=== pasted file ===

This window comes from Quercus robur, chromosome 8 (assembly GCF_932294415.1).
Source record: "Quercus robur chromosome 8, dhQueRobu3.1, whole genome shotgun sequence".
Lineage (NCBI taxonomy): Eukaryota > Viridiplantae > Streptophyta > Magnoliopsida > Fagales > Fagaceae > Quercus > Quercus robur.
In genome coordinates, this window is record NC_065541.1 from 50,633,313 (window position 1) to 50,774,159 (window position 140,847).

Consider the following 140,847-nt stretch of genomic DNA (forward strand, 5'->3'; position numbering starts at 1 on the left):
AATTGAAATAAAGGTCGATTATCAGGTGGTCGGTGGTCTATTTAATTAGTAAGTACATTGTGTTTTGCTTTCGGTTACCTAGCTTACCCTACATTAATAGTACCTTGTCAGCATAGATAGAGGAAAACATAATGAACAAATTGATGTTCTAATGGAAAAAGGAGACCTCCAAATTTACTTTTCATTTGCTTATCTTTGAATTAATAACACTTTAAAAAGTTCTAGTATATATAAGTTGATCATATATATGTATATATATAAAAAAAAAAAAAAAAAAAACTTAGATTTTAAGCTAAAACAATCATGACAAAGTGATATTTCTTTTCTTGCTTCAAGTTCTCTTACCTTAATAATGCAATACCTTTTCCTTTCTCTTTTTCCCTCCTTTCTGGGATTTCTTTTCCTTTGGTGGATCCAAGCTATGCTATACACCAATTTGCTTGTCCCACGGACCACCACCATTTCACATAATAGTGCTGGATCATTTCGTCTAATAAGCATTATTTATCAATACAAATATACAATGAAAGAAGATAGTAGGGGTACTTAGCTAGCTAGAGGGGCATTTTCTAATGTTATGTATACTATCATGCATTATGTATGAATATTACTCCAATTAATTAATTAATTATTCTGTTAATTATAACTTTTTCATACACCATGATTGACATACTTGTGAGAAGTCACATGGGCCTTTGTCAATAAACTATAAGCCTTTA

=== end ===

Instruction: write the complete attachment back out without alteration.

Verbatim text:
This window comes from Quercus robur, chromosome 8 (assembly GCF_932294415.1).
Source record: "Quercus robur chromosome 8, dhQueRobu3.1, whole genome shotgun sequence".
Lineage (NCBI taxonomy): Eukaryota > Viridiplantae > Streptophyta > Magnoliopsida > Fagales > Fagaceae > Quercus > Quercus robur.
In genome coordinates, this window is record NC_065541.1 from 50,633,313 (window position 1) to 50,774,159 (window position 140,847).

Consider the following 140,847-nt stretch of genomic DNA (forward strand, 5'->3'; position numbering starts at 1 on the left):
AATTGAAATAAAGGTCGATTATCAGGTGGTCGGTGGTCTATTTAATTAGTAAGTACATTGTGTTTTGCTTTCGGTTACCTAGCTTACCCTACATTAATAGTACCTTGTCAGCATAGATAGAGGAAAACATAATGAACAAATTGATGTTCTAATGGAAAAAGGAGACCTCCAAATTTACTTTTCATTTGCTTATCTTTGAATTAATAACACTTTAAAAAGTTCTAGTATATATAAGTTGATCATATATATGTATATATATAAAAAAAAAAAAAAAAAAAACTTAGATTTTAAGCTAAAACAATCATGACAAAGTGATATTTCTTTTCTTGCTTCAAGTTCTCTTACCTTAATAATGCAATACCTTTTCCTTTCTCTTTTTCCCTCCTTTCTGGGATTTCTTTTCCTTTGGTGGATCCAAGCTATGCTATACACCAATTTGCTTGTCCCACGGACCACCACCATTTCACATAATAGTGCTGGATCATTTCGTCTAATAAGCATTATTTATCAATACAAATATACAATGAAAGAAGATAGTAGGGGTACTTAGCTAGCTAGAGGGGCATTTTCTAATGTTATGTATACTATCATGCATTATGTATGAATATTACTCCAATTAATTAATTAATTATTCTGTTAATTATAACTTTTTCATACACCATGATTGACATACTTGTGAGAAGTCACATGGGCCTTTGTCAATAAACTATAAGCCTTTA